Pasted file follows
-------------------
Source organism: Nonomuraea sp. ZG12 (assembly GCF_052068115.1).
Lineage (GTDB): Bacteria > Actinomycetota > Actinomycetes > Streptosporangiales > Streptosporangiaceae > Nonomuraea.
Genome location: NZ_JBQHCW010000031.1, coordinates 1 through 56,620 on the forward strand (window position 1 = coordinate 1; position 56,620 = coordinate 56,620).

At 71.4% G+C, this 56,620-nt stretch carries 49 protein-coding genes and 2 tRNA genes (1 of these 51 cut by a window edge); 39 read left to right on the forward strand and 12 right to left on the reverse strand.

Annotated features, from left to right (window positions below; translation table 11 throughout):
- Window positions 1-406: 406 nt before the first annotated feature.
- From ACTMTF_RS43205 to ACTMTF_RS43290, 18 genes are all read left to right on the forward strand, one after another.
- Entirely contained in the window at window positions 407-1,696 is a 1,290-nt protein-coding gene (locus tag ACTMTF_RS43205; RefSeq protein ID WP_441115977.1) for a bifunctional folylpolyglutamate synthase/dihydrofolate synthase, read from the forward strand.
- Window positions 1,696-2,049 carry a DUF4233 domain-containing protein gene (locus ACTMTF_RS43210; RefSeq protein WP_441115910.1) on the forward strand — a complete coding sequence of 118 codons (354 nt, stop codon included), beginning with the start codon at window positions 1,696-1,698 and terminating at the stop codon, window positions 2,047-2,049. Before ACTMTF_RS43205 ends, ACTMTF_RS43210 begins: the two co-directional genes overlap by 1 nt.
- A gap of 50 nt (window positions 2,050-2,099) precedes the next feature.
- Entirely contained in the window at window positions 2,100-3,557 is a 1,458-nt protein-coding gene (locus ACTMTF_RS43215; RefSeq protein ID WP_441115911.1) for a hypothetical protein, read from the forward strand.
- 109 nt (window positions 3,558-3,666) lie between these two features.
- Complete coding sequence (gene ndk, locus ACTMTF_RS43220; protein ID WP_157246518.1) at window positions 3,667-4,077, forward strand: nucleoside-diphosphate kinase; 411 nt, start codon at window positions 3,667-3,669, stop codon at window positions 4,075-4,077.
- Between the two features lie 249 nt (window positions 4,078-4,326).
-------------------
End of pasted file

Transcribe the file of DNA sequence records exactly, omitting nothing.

Source organism: Nonomuraea sp. ZG12 (assembly GCF_052068115.1).
Lineage (GTDB): Bacteria > Actinomycetota > Actinomycetes > Streptosporangiales > Streptosporangiaceae > Nonomuraea.
Genome location: NZ_JBQHCW010000031.1, coordinates 1 through 56,620 on the forward strand (window position 1 = coordinate 1; position 56,620 = coordinate 56,620).

At 71.4% G+C, this 56,620-nt stretch carries 49 protein-coding genes and 2 tRNA genes (1 of these 51 cut by a window edge); 39 read left to right on the forward strand and 12 right to left on the reverse strand.

Annotated features, from left to right (window positions below; translation table 11 throughout):
- Window positions 1-406: 406 nt before the first annotated feature.
- From ACTMTF_RS43205 to ACTMTF_RS43290, 18 genes are all read left to right on the forward strand, one after another.
- Entirely contained in the window at window positions 407-1,696 is a 1,290-nt protein-coding gene (locus tag ACTMTF_RS43205; RefSeq protein ID WP_441115977.1) for a bifunctional folylpolyglutamate synthase/dihydrofolate synthase, read from the forward strand.
- Window positions 1,696-2,049 carry a DUF4233 domain-containing protein gene (locus ACTMTF_RS43210; RefSeq protein WP_441115910.1) on the forward strand — a complete coding sequence of 118 codons (354 nt, stop codon included), beginning with the start codon at window positions 1,696-1,698 and terminating at the stop codon, window positions 2,047-2,049. Before ACTMTF_RS43205 ends, ACTMTF_RS43210 begins: the two co-directional genes overlap by 1 nt.
- A gap of 50 nt (window positions 2,050-2,099) precedes the next feature.
- Entirely contained in the window at window positions 2,100-3,557 is a 1,458-nt protein-coding gene (locus ACTMTF_RS43215; RefSeq protein ID WP_441115911.1) for a hypothetical protein, read from the forward strand.
- 109 nt (window positions 3,558-3,666) lie between these two features.
- Complete coding sequence (gene ndk, locus ACTMTF_RS43220; protein ID WP_157246518.1) at window positions 3,667-4,077, forward strand: nucleoside-diphosphate kinase; 411 nt, start codon at window positions 3,667-3,669, stop codon at window positions 4,075-4,077.
- Between the two features lie 249 nt (window positions 4,078-4,326).